Twitter doesn't like you avoiding ads

The social network has announced tough new restrictions on how third-parties can build apps.

Twitter has announced in a post titled Delivering a consistent Twitter experience that developers producing third-party twitter apps need to start including all the major features of the branded Twitter apps and website. Michael Sippey writes:

We’re building tools for publishers and investing more and more in our own apps to ensure that you have a great experience everywhere you experience Twitter, no matter what device you’re using. You need to be able to see expanded Tweets and other features that make Twitter more engaging and easier to use. These are the features that bring people closer to the things they care about. These are the features that make Twitter Twitter. We're looking forward to working with you to make Twitter even better.

The proximal cause of the news is the launch of a new feature on Twitter, expanded tweets, which lets publishers show previews of what a tweet is linking to directly in the interface:

Yet really, the news goes to the heart of Twitter's strategy as a company. Like most companies of its pedigree, it makes money through advertising. It sells tweets, trends, and promotion in the "who to follow" box. But if you use a third party twitter app – that is, any app not made by twitter, like Tweetbot for iPhones, Hootsuite on the web, or Ubersocial on Android – you don't see those.

That is bad enough for the company, but up to now, the users of those apps are a minority on the service. The vast majority of twitterers use the website itself, or one of the official clients on mobile devices. So why should they care that nerds are going to be forced to do what they do normally?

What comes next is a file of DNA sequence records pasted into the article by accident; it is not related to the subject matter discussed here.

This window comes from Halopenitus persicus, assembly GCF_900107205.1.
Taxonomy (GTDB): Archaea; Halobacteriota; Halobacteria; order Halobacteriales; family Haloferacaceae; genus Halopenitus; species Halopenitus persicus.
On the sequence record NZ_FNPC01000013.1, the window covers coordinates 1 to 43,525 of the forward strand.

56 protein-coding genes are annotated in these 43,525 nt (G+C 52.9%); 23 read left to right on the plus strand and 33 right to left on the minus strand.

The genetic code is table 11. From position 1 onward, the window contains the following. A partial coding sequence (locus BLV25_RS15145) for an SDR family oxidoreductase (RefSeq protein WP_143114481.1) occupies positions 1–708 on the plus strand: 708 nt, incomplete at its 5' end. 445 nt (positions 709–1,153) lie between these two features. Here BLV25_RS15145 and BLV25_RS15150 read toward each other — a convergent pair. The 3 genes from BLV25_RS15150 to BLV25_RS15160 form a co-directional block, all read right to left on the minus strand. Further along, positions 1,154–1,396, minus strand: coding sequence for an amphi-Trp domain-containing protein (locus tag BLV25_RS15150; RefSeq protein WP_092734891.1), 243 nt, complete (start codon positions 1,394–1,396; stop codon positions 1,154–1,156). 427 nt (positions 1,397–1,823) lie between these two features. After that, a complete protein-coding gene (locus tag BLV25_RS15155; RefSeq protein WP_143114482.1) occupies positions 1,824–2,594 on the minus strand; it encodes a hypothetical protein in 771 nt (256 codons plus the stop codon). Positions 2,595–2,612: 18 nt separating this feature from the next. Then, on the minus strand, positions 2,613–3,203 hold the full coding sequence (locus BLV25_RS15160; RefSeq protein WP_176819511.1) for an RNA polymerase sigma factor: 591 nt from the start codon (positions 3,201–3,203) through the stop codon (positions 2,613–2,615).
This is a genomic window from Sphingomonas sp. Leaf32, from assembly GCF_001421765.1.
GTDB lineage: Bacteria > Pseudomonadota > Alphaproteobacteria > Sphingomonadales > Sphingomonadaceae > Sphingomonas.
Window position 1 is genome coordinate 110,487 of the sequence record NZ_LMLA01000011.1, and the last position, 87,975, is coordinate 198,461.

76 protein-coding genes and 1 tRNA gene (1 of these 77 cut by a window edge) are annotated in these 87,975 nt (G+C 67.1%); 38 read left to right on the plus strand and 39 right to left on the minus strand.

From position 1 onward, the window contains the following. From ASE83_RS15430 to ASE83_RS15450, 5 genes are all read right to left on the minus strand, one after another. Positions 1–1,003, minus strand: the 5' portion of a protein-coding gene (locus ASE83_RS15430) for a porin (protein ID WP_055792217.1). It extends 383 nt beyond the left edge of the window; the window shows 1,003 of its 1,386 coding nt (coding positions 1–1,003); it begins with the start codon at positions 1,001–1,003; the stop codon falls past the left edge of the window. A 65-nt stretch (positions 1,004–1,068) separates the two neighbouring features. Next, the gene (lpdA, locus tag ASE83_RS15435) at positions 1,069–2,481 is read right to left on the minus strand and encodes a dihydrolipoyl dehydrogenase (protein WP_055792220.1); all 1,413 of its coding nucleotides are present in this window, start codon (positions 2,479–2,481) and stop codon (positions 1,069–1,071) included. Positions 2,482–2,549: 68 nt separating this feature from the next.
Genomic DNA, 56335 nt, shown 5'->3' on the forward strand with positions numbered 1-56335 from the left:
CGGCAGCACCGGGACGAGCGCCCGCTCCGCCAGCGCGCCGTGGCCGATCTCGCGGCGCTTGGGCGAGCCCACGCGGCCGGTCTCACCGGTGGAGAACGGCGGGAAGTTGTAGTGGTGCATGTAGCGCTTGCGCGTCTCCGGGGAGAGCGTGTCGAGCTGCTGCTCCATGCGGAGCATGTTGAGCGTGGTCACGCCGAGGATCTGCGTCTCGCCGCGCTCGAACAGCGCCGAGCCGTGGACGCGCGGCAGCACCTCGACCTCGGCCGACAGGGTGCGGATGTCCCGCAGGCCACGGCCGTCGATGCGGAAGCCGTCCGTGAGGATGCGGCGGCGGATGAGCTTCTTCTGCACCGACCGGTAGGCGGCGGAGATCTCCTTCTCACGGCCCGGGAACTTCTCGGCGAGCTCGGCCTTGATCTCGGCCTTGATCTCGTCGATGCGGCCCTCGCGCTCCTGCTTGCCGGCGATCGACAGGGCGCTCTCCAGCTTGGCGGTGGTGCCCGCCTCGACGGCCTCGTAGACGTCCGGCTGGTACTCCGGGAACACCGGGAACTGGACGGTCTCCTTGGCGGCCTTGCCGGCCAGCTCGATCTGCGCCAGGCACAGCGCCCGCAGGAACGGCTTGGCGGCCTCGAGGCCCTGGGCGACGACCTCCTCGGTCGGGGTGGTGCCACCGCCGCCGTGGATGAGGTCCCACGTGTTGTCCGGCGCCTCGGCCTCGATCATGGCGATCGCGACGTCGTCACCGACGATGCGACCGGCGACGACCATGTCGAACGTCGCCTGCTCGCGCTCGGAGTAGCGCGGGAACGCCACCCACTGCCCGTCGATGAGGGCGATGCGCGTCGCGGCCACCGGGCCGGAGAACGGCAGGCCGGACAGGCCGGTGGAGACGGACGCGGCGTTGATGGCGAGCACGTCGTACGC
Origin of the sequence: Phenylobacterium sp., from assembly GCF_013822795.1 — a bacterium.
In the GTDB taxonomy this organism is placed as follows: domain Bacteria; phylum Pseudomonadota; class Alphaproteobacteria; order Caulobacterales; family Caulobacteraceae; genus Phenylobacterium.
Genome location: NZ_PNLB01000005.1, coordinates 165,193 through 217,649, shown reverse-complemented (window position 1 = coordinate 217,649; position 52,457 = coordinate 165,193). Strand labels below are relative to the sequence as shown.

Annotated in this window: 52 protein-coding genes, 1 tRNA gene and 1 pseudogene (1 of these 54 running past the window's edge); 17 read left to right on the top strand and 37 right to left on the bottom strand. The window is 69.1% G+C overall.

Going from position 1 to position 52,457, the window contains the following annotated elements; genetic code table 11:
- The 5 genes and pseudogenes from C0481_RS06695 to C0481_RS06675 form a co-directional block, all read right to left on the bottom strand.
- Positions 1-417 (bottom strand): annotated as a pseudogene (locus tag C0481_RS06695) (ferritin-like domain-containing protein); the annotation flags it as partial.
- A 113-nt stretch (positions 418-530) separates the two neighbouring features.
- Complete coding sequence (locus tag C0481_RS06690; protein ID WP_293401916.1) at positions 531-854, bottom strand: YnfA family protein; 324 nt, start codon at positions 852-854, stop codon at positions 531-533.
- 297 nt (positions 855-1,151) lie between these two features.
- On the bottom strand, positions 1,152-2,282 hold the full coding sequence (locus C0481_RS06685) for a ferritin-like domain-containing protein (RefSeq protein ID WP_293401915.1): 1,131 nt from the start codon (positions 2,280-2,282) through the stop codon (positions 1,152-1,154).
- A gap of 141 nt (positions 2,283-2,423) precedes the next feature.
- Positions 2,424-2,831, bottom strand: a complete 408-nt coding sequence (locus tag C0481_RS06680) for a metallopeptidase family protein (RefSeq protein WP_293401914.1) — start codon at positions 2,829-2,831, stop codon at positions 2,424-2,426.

Because Twitter aren't just trying to monetise the users they currently miss out on. They also want to – at the risk of being alarmist – block the exits.

In April 2010, the company acquired the developers of Tweetie, the then-most popular independent app (this was at a time, hard as it is to believe, when they didn't have an official app), and rebranded it as the official app. Less than a year later, they introduced a feature known as the "quickbar". In terms of usability, it was one of the most obnoxious features added to the service since it's inception – an always-on view of the trending topics at the top of the screen which took up valuable space on the small phone.

The quickbar was such a failure that twitter pulled it from the app, in the fear of sparking an exodus to other clients, but at the same time as backtracking on that, the company made its first ominous pronouncement on the future of third-party developers, warning them not to:

Build client apps that mimic or reproduce the mainstream Twitter consumer client experience.

This is, of course, what most apps do – they replace, rather than adding to, what the official client can do – but for the last year, Twitter has stayed quiet on its threats. Until now. Next time Twitter introduces something similar to the quickbar, there will be nowhere to run.

They can take Tweetbot from our phones, but they'll never take it from our hearts. They'll just disable the API so it can't access the site.

The Twitter logo, manipulated.

Alex Hern is a technology reporter for the Guardian. He was formerly staff writer at the New Statesman. You should follow Alex on Twitter.

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Not just a one-quack mind: ducks are capable of abstract thought

Newborn ducklings can differentiate between objects that are the same and objects that are different, causing scientists to rethink the place of abstract thinking.

There’s a particular loftiness to abstract thought. British philosopher and leading Enlightenment thinker John Locke asserted that “brutes abstract not” – by which he meant anything which doesn’t fall under the supreme-all-mighty-greater-than-everything category of Homo sapiens was most probably unequipped to deal with the headiness and complexities of abstract thinking.